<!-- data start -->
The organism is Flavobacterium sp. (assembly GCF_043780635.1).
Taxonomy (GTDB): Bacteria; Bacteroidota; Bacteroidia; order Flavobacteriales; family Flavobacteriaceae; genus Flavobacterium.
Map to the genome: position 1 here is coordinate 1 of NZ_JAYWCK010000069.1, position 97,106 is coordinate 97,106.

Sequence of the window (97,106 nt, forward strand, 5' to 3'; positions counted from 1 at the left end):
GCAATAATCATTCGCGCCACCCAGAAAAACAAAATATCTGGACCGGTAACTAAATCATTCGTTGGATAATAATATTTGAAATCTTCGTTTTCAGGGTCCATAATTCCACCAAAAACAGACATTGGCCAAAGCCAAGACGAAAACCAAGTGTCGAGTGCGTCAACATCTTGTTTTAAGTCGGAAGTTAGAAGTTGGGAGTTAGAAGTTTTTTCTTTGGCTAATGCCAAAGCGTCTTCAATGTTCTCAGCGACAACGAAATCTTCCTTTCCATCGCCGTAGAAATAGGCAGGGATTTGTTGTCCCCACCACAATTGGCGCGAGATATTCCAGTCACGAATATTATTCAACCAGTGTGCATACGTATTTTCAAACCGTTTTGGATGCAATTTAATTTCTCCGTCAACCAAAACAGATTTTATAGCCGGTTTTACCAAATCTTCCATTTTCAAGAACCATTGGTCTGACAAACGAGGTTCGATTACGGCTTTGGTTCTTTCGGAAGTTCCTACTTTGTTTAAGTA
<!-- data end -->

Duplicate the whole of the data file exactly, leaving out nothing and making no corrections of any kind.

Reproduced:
The organism is Flavobacterium sp. (assembly GCF_043780635.1).
Taxonomy (GTDB): Bacteria; Bacteroidota; Bacteroidia; order Flavobacteriales; family Flavobacteriaceae; genus Flavobacterium.
Map to the genome: position 1 here is coordinate 1 of NZ_JAYWCK010000069.1, position 97,106 is coordinate 97,106.

Sequence of the window (97,106 nt, forward strand, 5' to 3'; positions counted from 1 at the left end):
GCAATAATCATTCGCGCCACCCAGAAAAACAAAATATCTGGACCGGTAACTAAATCATTCGTTGGATAATAATATTTGAAATCTTCGTTTTCAGGGTCCATAATTCCACCAAAAACAGACATTGGCCAAAGCCAAGACGAAAACCAAGTGTCGAGTGCGTCAACATCTTGTTTTAAGTCGGAAGTTAGAAGTTGGGAGTTAGAAGTTTTTTCTTTGGCTAATGCCAAAGCGTCTTCAATGTTCTCAGCGACAACGAAATCTTCCTTTCCATCGCCGTAGAAATAGGCAGGGATTTGTTGTCCCCACCACAATTGGCGCGAGATATTCCAGTCACGAATATTATTCAACCAGTGTGCATACGTATTTTCAAACCGTTTTGGATGCAATTTAATTTCTCCGTCAACCAAAACAGATTTTATAGCCGGTTTTACCAAATCTTCCATTTTCAAGAACCATTGGTCTGACAAACGAGGTTCGATTACGGCTTTGGTTCTTTCGGAAGTTCCTACTTTGTTTAAGTA